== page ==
By now, we hope you know that every state received a massive influx of funding to the Transportation Alternatives Program, the primary source of federal funding for walking, bicycling, and Safe Routes to School. And on top of the 60 to 70 percent increase, states have to hold competitions before they can transfer funds to other uses, which means states that have historically transferred funds have even more money to put toward walking, bicycling, and Safe Routes to School.
To make it as easy for communities, Safe Routes to School practitioners, bicycle and pedestrian advocates, and others interested in improving biking and walking to know about and ultimately access these funds, we created state-specific fact sheets on the Transportation Alternatives Program in partnership with the League of American Bicyclists.
We invite you to check them out and urge you to share them widely!
Take a look at your state’s fact sheet to find out:
- How much money it has to compete out for TAP projects this year. Note that this amount will go up annually through fiscal year 2026, so the amount shown on this fact sheet is the baseline.
- How communities of different sizes can access TAP funds. Most communities will apply directly through the state DOT, but for communities in urbanized areas (greater than 200,000 people), you will have to look up your metropolitan planning organization's TAP competition dates. On the second page, we list all the MPOs that have control of TAP funds in your state. Some states also allow communities in urbanized areas to apply for state-controlled funds, so you’ll have to visit your state’s TAP website to get the particulars.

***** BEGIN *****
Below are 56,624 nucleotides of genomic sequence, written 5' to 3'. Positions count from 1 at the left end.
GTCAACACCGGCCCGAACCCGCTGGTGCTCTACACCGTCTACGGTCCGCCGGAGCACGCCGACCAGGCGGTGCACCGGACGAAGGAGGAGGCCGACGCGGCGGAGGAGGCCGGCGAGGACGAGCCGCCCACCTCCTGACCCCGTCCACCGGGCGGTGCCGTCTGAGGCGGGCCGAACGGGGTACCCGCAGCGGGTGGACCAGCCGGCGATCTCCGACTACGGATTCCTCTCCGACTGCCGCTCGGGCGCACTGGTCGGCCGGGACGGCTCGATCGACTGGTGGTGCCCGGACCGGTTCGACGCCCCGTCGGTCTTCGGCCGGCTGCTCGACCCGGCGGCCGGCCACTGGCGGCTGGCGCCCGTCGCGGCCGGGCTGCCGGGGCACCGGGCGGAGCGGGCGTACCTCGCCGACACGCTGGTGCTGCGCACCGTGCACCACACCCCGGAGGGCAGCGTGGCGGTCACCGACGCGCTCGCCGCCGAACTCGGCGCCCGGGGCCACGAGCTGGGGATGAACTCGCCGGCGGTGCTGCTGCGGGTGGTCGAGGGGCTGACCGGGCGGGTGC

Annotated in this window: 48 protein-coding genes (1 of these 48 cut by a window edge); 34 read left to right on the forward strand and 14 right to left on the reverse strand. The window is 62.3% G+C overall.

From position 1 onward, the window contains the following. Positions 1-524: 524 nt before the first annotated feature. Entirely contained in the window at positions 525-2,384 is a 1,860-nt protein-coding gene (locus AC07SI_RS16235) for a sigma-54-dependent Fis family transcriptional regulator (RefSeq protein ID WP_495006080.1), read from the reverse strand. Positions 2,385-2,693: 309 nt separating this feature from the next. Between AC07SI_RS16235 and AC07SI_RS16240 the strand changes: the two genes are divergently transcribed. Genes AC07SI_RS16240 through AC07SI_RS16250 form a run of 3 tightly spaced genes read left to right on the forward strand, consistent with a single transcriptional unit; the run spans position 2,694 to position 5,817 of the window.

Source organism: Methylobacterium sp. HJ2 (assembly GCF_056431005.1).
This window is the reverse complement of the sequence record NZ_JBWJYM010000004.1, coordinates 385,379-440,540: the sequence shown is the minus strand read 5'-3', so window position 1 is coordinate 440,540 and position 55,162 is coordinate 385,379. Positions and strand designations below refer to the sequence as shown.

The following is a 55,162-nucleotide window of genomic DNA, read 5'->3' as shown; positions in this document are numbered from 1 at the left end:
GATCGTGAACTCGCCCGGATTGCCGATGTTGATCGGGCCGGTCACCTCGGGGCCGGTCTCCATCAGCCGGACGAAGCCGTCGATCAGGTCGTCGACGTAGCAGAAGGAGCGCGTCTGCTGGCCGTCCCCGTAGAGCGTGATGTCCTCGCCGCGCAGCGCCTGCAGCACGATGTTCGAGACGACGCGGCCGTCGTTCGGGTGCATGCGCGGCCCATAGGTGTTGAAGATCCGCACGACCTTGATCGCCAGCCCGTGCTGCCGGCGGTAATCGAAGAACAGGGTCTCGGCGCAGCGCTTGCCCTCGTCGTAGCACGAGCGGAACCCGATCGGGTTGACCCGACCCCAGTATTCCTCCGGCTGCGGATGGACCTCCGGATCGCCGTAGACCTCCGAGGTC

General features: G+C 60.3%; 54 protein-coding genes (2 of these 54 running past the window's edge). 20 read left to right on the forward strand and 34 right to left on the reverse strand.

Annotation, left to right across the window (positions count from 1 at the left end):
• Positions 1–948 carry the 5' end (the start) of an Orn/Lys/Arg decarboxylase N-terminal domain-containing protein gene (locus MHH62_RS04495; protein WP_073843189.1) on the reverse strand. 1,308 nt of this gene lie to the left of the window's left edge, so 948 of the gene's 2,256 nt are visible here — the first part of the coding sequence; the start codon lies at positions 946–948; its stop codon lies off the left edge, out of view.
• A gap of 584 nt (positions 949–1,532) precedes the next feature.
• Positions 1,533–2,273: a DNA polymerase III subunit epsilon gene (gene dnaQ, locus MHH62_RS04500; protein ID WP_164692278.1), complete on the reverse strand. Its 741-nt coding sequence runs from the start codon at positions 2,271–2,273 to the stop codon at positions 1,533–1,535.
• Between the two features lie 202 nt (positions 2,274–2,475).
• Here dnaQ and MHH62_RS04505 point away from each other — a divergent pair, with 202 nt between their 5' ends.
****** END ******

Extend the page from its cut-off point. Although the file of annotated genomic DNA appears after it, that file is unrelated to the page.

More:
- How to get help to either apply for TAP funds or deliver a TAP project. New this year: states get money specifically to help communities apply for the program and then deliver on projects. Some states are proactive about this and have information on their website about pre-application meetings or engineering firms that can complete cost estimates, but not all states have that information publicly available. It may take states a little time to understand the help communities need to be successful, so you can help shape that by asking for what you need. We also always invite people to reach out to us (email@example.com) with questions.
- When your state is holding a TAP competition. If known, we include information on when your state’s TAP competition is being held. Application dates are in flux, so we also have a link to a Google spreadsheet that we are updating in real-time as TAP application dates get posted. If we list a competition date in the past, note that this is likely around the time of year that your state DOT holds TAP competitions, and may re-open the competition around the same time next year.
Remember that as long as there are applications for suitable projects, a state DOT cannot transfer funds to other uses like highways and roadway expansion. We all have a role to play to spread the word to communities and other eligible applicants that these funds are available to make it easier, safer, and more equitable to walk and wheel throughout our communities.